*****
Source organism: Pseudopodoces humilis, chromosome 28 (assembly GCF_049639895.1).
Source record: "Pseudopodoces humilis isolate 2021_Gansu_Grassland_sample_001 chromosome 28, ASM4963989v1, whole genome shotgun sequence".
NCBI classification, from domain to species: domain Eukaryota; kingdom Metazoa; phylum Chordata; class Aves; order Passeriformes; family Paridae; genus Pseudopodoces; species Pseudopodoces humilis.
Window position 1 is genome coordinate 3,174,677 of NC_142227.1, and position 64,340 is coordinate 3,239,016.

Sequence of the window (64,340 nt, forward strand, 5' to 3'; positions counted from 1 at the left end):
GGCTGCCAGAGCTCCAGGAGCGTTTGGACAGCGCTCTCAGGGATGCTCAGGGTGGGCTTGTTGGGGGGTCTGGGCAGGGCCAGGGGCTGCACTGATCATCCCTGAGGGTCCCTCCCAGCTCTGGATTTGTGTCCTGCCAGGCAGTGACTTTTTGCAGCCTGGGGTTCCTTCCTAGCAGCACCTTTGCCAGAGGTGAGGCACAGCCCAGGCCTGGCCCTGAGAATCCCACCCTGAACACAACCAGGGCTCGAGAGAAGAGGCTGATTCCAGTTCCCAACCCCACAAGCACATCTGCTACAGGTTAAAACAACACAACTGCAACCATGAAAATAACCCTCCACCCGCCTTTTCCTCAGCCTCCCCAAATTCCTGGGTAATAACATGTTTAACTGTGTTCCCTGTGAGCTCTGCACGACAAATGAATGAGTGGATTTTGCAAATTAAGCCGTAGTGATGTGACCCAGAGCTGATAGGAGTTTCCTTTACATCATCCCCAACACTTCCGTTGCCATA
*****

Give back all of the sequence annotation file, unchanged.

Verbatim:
Source organism: Pseudopodoces humilis, chromosome 28 (assembly GCF_049639895.1).
Source record: "Pseudopodoces humilis isolate 2021_Gansu_Grassland_sample_001 chromosome 28, ASM4963989v1, whole genome shotgun sequence".
NCBI classification, from domain to species: domain Eukaryota; kingdom Metazoa; phylum Chordata; class Aves; order Passeriformes; family Paridae; genus Pseudopodoces; species Pseudopodoces humilis.
Window position 1 is genome coordinate 3,174,677 of NC_142227.1, and position 64,340 is coordinate 3,239,016.

Sequence of the window (64,340 nt, forward strand, 5' to 3'; positions counted from 1 at the left end):
GGCTGCCAGAGCTCCAGGAGCGTTTGGACAGCGCTCTCAGGGATGCTCAGGGTGGGCTTGTTGGGGGGTCTGGGCAGGGCCAGGGGCTGCACTGATCATCCCTGAGGGTCCCTCCCAGCTCTGGATTTGTGTCCTGCCAGGCAGTGACTTTTTGCAGCCTGGGGTTCCTTCCTAGCAGCACCTTTGCCAGAGGTGAGGCACAGCCCAGGCCTGGCCCTGAGAATCCCACCCTGAACACAACCAGGGCTCGAGAGAAGAGGCTGATTCCAGTTCCCAACCCCACAAGCACATCTGCTACAGGTTAAAACAACACAACTGCAACCATGAAAATAACCCTCCACCCGCCTTTTCCTCAGCCTCCCCAAATTCCTGGGTAATAACATGTTTAACTGTGTTCCCTGTGAGCTCTGCACGACAAATGAATGAGTGGATTTTGCAAATTAAGCCGTAGTGATGTGACCCAGAGCTGATAGGAGTTTCCTTTACATCATCCCCAACACTTCCGTTGCCATA